Non-Violent Felons to Move from State Prison to County Jail
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Governor Brown has signed a new law to keep tens of thousands of non-violent felons in county jails, rather than in hopelessly overcrowded state prisons. LA District Attorney Steve Cooley says, even if the state finds the money to reimburse the counties, that could be a threat to public safety. We talk with Cooley and Brown's Secretary of Corrections, Matthew Cate. Also, is Dodger Stadium a threat to public safety? We look at the aftermath of the near-fatal beating of a Giants' fan on opening day. On our rebroadcast of today's To the Point, money, Medicare and next year's election.
Banner image: Inmates at Chino State Prison walk past their bunk beds in a gymnasium that was modified to house prisoners on December 10, 2010 in Chino, California. Photo: Kevork Djansezian/Getty Images
Non-Violent Felons to Move from State Prison to County Jail ()
Tens of thousands of nonviolent felons will be serving time in county jails instead of state prisons. That's the law signed by Governor Brown last night. The catch is that, without the extended tax hikes he wants approved by the voters, there's no money to reimburse the counties for hundreds of millions of dollars in new expenses. Brown promises that the change won't happen until the money is there, but some law enforcement officers say it's still a bad idea.
- Steve Cooley: Los Angeles County District Attorney
- Matthew Cate: California Department of Corrections and Rehabilitation
Dodgers Start the New Season under a Cloud ()
Last Thursday's opening day helped reinforce the reputation of Dodger Stadium as home to the "worst crowd" in baseball. Forty-two year old paramedic Bryan Stow, the father of two, is comatose and in critical condition. A Giants fan, wearing team clothing in the parking lot after the game, Stow was knocked to the ground and kicked hard enough to fracture his skull and cause brain damage. His family says they're hearing from well-wishers all over the country.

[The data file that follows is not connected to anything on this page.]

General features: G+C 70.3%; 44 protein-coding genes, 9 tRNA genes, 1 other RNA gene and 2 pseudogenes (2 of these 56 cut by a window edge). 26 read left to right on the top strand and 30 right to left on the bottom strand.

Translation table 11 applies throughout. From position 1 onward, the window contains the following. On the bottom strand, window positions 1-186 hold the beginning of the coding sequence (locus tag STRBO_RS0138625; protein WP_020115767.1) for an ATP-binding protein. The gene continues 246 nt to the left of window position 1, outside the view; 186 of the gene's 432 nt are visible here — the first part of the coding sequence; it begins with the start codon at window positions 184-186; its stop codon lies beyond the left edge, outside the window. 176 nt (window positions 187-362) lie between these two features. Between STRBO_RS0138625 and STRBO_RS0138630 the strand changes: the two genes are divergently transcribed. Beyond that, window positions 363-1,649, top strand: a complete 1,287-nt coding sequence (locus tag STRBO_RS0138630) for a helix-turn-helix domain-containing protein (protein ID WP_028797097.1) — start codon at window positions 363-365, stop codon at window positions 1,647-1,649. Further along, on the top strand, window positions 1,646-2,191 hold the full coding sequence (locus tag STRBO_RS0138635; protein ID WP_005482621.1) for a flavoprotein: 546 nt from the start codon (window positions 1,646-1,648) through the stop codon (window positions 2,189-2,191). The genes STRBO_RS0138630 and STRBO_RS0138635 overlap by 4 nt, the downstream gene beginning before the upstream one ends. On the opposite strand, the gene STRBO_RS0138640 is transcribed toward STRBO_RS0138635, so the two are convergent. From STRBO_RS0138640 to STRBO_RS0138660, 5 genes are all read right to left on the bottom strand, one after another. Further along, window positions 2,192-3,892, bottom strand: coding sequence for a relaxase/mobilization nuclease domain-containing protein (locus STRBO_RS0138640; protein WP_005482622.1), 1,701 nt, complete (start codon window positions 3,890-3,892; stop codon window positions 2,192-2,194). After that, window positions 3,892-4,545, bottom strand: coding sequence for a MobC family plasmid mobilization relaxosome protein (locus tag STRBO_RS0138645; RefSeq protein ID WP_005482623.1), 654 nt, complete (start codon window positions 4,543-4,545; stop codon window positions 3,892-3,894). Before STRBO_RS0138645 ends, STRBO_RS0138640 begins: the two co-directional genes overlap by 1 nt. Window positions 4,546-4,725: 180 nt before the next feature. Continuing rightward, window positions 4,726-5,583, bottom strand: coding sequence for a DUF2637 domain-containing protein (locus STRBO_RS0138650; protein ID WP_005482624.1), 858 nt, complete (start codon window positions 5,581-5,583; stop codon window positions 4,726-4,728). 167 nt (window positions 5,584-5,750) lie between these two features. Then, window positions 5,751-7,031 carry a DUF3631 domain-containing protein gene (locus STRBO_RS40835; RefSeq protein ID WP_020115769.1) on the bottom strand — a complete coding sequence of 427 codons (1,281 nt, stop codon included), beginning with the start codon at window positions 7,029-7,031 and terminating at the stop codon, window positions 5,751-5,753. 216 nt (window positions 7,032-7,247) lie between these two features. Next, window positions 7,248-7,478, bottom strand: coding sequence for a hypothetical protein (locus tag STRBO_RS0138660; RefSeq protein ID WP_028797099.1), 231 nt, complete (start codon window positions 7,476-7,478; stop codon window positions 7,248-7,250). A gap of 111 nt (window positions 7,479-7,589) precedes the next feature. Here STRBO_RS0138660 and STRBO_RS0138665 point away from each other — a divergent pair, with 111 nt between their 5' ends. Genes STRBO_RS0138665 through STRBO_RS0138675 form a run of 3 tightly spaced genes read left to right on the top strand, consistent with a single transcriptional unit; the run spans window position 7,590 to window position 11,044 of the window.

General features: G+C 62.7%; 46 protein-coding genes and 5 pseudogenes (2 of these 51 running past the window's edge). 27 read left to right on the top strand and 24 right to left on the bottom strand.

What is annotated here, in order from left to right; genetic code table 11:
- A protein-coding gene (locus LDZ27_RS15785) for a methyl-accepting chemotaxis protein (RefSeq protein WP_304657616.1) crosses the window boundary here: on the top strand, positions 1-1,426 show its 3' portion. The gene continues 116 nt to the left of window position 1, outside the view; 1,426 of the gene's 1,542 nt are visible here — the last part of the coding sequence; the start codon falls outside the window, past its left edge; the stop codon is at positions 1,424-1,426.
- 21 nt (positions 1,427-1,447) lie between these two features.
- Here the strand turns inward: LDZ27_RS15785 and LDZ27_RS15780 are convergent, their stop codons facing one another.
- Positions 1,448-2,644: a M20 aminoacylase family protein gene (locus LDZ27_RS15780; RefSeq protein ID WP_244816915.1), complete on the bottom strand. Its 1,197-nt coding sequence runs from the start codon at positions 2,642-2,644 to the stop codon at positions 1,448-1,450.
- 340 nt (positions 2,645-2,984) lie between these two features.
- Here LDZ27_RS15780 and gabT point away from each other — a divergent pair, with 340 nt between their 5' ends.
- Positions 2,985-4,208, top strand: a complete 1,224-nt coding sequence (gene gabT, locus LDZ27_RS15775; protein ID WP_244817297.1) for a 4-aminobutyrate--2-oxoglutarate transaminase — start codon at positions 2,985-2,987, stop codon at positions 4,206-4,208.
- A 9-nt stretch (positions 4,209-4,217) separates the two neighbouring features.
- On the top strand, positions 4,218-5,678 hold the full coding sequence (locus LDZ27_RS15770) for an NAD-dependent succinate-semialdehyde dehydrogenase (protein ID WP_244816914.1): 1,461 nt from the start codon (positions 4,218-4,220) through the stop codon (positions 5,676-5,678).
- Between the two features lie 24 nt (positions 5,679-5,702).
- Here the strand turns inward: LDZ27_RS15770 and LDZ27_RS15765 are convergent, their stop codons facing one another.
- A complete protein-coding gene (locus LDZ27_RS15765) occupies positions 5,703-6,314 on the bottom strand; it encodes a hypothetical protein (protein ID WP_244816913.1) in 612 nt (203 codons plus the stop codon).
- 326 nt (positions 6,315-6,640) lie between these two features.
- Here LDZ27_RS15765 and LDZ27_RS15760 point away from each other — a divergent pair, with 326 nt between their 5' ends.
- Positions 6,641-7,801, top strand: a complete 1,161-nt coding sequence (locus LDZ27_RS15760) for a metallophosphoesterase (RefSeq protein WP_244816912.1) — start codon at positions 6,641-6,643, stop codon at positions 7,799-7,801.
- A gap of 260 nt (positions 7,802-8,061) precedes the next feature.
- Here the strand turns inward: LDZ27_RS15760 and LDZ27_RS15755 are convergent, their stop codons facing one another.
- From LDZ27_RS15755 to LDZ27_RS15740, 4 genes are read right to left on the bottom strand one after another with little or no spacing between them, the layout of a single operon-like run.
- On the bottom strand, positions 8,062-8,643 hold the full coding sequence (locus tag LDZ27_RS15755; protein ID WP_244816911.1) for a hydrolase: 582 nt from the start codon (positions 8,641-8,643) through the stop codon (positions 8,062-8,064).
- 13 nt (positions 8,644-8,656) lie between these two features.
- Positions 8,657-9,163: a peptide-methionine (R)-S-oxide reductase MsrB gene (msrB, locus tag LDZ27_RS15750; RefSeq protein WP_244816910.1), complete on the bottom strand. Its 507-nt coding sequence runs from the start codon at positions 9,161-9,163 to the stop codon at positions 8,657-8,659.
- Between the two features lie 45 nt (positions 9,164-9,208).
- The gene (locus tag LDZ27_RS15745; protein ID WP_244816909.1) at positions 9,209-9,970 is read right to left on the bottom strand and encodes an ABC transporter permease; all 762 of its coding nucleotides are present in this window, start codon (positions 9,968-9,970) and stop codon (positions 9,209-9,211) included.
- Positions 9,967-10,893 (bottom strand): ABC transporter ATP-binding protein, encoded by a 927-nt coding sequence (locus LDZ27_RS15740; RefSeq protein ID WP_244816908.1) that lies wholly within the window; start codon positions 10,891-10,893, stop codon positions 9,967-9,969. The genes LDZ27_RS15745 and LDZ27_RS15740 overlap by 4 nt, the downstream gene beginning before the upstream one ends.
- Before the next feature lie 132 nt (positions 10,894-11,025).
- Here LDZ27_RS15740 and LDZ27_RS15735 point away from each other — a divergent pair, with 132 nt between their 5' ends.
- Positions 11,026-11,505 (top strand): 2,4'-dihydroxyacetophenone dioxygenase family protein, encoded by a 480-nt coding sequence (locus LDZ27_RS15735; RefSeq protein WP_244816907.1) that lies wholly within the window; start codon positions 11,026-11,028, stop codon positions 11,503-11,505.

Republicans Take Aim at Medicare ()
Republican House Speaker John Boehner met President Obama at the White House today, but they failed to make a deal to avoid a government shutdown on Friday. Meanwhile, Republican Majority Leader Eric Cantor of Virginia blamed the stalemate on a "lack of [Democratic] leadership in the Senate." As the battle raged over this year's federal budget today, the chair of the House Budget Committee, Wisconsin Republican Paul Ryan, presented his much-awaited plan for cutting the deficit and restructuring Medicaid and Medicare. We hear the details and look at the political consequences.
- Massimo Calabresi: Time
- Gail Russell Chaddock: Christian Science Monitor, @RussellChaddock
- Maya MacGuineas: Committee for a Responsible Federal Budget, @MayaMacGuineas
- Dean Baker: Center for Economic and Policy Research, @DeanBaker13
Which Way L.A.? is made possible in part by the Ralph M. Parsons Foundation, the Nathan Cummings Foundation, and the John Randolph Haynes and Dora Haynes Foundation, which supports study and research into policy issues of the Los Angeles region.
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